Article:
Retinitis pigmentosa (RP), a major cause of vision loss in inherited retinal degenerations affects more than 150,000 people in the USA alone. There are diverse genetic causes of RP including different mutations with dominant, recessive and sex- linked inheritance patterns. The identification of disease-causing genes has paved the way for development of gene therapies. The successful example is RPE 65 gene therapy for Leber congenital amaurosis type 2 (LCA2). LCA2, an autosomal recessive (loss of function) RP, is caused by mutations in RPE65, an essential gene in the retinal visual cycle pathway. However, a recent report from one clinical trial showed that the rate of retinal degeneration in the vector-treated eye was similar to that in the contralateral untreated eye, raising concerns that once started, the degeneration processes may not be entirely stopped just by supplying a correct copy of the gene. Moreover, majority of the inherited retinal disease patients are affected by dominant form diseases (gain of function), in these cases, reducing the toxic product is required rather than supplying a correct copy of the gene. There is no treatment available. The advent of customized DNA-binding modules, including TALE and CRISPR/cas9 provides new tools to specifically ablate mutant genes. As proof of principle, we demonstrate the feasibility of using CRISPR/Cas9 in vivo as gene therapy by selectively ablating the dominant rhodopsin S334ter transgene (rhoS334) in rats that model severe autosomal dominant retinitis pigmentosa (adRP). Subretinal injection of guide RNA (gRNA)/Cas9 plasmid generated allele-specific disruption of rhoS334, prevented retinal dystrophy, and improved visual function (Mol Ther. 2016 Mar; 24 (3): 556-63). The feasibility of using CRISPR/Cas9 as in vivo gene therapy to repair dominant-inherited diseases for patients is not yet clear, but development of personalized medicines for previously untreatable diseases can be realized through investigation into new technologies, of which CRISPR is the most novel and promising so far. We propose to investigate the long-term safety and efficacy of CRISPR/Cas9 mediated specific ablation on the dominant mutation in S334ter-3 rats by translational delivery. In addition, we incorporated a second adRP rodent model (P23H-1) that recapitulates the most frequent adRP human mutation and contrasts the fast degeneration in S334ter-3 rats. These two models for adRP will allow us to investigate the efficacy and long-term safety after CRISPR/CAS9 delivered into the photoreceptors at early, mid and late stages of retinal degeneration and to characterize the relationship of efficacy to time-of-intervention.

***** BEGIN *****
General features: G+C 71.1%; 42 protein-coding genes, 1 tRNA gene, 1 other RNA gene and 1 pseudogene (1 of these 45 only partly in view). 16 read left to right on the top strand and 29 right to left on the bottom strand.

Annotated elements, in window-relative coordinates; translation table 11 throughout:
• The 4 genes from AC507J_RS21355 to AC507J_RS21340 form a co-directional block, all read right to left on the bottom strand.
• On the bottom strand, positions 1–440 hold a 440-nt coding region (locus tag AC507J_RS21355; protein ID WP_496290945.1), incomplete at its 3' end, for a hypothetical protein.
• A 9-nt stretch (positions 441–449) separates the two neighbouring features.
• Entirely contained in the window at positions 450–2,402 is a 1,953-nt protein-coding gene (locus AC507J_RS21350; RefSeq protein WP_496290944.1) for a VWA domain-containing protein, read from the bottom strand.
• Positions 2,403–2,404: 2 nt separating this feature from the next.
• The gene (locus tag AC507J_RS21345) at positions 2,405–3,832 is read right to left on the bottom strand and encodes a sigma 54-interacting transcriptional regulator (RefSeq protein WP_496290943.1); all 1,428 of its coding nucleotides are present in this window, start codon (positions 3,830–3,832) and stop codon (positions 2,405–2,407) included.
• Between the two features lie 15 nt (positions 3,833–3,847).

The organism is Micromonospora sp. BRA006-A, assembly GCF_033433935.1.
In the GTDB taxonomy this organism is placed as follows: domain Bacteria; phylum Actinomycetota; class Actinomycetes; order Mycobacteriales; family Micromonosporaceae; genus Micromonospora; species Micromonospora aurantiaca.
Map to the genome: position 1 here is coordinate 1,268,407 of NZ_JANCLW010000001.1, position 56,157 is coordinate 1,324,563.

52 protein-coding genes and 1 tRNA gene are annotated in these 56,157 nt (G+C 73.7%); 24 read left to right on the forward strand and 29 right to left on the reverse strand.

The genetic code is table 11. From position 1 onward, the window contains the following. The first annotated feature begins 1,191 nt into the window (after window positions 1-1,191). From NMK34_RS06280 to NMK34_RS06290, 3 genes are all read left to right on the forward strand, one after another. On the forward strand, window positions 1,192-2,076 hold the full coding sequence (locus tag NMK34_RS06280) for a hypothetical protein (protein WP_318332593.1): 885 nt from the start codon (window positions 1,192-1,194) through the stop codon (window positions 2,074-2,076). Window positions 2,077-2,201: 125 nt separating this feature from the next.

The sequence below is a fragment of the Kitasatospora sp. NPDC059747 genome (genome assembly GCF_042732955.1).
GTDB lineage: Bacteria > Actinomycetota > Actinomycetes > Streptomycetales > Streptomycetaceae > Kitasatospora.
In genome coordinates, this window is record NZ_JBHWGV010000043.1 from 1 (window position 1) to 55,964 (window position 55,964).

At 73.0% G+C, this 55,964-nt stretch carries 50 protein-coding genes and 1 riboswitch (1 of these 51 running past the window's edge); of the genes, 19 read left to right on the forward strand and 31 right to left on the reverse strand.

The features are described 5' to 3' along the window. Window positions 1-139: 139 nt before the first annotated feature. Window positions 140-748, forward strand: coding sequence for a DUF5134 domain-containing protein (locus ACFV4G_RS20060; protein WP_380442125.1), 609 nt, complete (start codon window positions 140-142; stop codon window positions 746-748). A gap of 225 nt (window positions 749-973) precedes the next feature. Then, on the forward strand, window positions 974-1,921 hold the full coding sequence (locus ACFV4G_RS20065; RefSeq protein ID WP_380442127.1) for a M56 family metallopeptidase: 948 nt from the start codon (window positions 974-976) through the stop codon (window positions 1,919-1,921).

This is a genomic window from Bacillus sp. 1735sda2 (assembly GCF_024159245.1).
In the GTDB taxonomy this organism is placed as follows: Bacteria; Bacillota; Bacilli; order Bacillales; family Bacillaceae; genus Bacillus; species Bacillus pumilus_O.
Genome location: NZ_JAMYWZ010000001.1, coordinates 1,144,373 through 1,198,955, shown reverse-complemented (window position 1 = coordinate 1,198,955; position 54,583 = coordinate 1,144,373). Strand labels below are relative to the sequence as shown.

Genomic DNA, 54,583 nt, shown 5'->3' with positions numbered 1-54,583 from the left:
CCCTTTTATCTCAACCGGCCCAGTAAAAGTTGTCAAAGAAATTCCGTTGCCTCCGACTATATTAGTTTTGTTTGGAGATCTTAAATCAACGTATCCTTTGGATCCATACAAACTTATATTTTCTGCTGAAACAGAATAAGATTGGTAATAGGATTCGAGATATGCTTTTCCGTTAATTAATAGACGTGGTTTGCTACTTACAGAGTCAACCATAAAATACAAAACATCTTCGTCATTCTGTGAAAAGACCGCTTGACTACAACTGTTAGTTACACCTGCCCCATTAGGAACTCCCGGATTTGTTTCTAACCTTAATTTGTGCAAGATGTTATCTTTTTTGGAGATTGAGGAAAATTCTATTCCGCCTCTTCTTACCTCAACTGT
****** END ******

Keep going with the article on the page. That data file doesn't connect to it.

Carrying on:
Inherited retinal degenerative diseases are major cause of vision loss affecting million people worldwide. So far treatment is very limited. Gene therapy, especially the development of CRISPR/Cas9 mediated specific gene editing holds real promise to treat these debilitating diseases.